At the same time, however, there was a second major factor that contributed to the disproportionate growth of evangelical television programs, viz. the developing sophistication of computer technology. If it had not been for the development of computer sophistication during this same period, the changes now seen in religious television may never have occurred.

One of the problems continually faced by religious broadcasters has been that of handling the large volume of correspondence generated by their programs. This problem has been of critical concern to the paid-time religious broadcasters who are dependent on continuing audience response for their essential income.

The development of sophisticated computer technology and application in the 1960s gave the paid-time broadcasters the tool they needed for handling larger volumes of personal mail, and for solicitation of funds from their viewers. The computer made possible not only computation of responses, but the development of an extended quasi-personal relationship between broadcaster and audience members, similar to that between a pastor and his congregation. It opened the way for mass counseling of individual problems and, through the retention of relevant personal histories, it gave the means to broadcasters to target specific financial appeals accurately to potential givers.

There were both practical and theological factors that caused the computer to be more advantageous to the evangelical than to the mainline broadcasters. It particularly suited the paid-time broadcasters' need to manage a large volume of data at a centralized organization. The mainline broadcasters, who depended more on support from decentralized congregations, did not have the same need and therefore did not experience the same advantage.

Evangelical theology and practice tended also to be more clear-cut, almost dualistic in its concepts. This made it extremely adaptable to the binary characteristics of computerization. The mainline churches, with their more abstract theologies and ethics and their more complex concepts of personal counseling could not conceive of the conduct of personal relationships via a computer.

Evangelicals reflect a more utilitarian attitude toward technology. For most evangelicals the morality of a particular technology lies principally in the morality of the user and his purpose. Most of their energy was spent, therefore, not in debating the social and ethical implications of computer technology (as did the mainline churches), but in adapting them most advantageously to their own purposes.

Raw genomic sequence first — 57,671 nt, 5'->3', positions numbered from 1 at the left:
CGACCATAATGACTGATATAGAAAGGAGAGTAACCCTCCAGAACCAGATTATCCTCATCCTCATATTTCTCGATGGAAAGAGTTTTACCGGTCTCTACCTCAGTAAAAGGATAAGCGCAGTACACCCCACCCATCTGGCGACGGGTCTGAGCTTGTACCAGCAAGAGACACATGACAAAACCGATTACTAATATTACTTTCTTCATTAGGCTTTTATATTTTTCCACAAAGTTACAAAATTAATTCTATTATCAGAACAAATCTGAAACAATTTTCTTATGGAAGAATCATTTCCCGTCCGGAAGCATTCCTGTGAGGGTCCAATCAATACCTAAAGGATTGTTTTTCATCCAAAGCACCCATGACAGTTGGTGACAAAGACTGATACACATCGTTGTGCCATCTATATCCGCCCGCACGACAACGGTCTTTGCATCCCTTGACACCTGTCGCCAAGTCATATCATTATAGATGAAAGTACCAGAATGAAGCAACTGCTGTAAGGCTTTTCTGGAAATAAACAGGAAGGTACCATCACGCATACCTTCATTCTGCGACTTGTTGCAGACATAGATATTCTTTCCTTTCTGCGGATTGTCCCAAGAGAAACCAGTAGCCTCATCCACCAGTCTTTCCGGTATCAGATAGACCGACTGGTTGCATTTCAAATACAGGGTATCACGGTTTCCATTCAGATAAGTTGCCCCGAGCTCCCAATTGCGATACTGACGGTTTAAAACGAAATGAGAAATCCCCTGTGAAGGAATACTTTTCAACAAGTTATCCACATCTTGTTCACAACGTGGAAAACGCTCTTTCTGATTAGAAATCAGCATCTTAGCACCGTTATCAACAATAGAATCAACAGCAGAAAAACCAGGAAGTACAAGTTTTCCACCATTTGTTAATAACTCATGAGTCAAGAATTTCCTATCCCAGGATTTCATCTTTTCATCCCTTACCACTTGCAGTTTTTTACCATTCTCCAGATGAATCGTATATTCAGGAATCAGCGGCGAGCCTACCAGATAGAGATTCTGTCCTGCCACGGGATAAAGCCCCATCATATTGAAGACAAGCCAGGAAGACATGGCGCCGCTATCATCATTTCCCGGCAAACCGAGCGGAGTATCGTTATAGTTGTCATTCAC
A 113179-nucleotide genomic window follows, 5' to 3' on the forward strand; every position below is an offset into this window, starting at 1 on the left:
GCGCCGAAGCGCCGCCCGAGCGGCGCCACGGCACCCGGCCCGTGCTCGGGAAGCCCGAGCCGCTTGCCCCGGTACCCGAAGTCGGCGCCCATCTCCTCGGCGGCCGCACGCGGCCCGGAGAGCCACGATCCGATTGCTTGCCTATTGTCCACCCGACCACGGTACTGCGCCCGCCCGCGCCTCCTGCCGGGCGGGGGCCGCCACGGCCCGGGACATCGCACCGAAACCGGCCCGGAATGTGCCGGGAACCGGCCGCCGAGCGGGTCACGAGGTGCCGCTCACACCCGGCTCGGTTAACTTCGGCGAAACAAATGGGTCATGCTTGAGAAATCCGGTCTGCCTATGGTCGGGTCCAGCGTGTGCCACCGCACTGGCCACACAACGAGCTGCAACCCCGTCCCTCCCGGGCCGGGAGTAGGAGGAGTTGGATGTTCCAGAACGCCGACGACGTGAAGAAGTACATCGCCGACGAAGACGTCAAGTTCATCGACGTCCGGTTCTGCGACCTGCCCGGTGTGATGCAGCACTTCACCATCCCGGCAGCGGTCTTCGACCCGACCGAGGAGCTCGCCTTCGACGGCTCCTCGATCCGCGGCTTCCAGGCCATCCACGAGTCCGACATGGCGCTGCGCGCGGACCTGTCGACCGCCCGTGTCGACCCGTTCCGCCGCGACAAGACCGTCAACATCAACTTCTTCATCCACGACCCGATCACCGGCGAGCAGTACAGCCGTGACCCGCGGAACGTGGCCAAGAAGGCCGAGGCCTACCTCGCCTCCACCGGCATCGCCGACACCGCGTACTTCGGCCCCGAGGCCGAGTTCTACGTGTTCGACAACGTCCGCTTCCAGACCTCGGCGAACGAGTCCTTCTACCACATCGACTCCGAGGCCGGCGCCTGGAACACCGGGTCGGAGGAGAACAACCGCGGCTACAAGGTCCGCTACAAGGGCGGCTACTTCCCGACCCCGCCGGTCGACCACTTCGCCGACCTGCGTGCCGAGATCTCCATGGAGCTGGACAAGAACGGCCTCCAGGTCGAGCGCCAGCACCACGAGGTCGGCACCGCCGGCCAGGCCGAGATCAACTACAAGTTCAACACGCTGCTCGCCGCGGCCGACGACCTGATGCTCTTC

It has been the computer, perhaps more than any other single factor, which has made possible the development of the power base on which the independent evangelical broadcast organizations are built, namely, audience support. Development of this financial resource has given them their inordinate leverage within the television industry. A third factor that promoted the growth of the paid-time broadcasters over the mainline broadcasters was the paid-time broadcasters' willingness and ability to adapt their message to the demands of television.

Television in American society has been found increasingly to present a particular world-view. Running through its diverse programming is a coherent and consistent mythical system by which events are interpreted and its diverse activities integrated. This system includes contextual charac- teristics such as the tendency to simplify and sensationalize events and issues and to promise and provide instant gratification, and conceptual characteristics such as particular and recurring images of power, happiness, meaning, and the nature of success. These characteristics, along with the typical social uses of television which at times approach the level of ritual, have led several thinkers and communication researchers to suggest that television now functions for many people as an integrated religious system. (8) Research has found that this repetitive use of television, along with television's recurring images, influence people's perception of reality. (9)

There are significant parts of evangelical and fundamentalist theology which correspond to television's approach. Evangelical theology places stress on the individual as the effective social unit, corresponding to television's preference for the individualizing of issues and the personalizing of events. Evangelical theology is simple in its conceptual formulations of ideas and events, at times almost stereotypical. It places great emphasis on the overt experiential and emotional aspects of religious faith, making it more appealing and engaging to television viewers than other more mystical or conceptual expressions of Christianity. The urgency of evangelicals' evangelizing activity is communicated well by television as vitality and dynamism compared

to the other, more low-key expressions of the mainline churches. Evangelicals have always placed emphasis on dramatic change and interventions of God, making their message more adaptable to television's predilections towards sensationalism. Finally, conservative theology and practice have tended to be strong in their affirmation of traditional American culture, including the values of free enterprise and the validity of its financial rewards. Mainline programs, on the other hand, were often critical of aspects of the American system. Instead of reaffirming central American values, mainline programs often presented the fringes of American life and culture, making them seem out of place in the context of general television programming.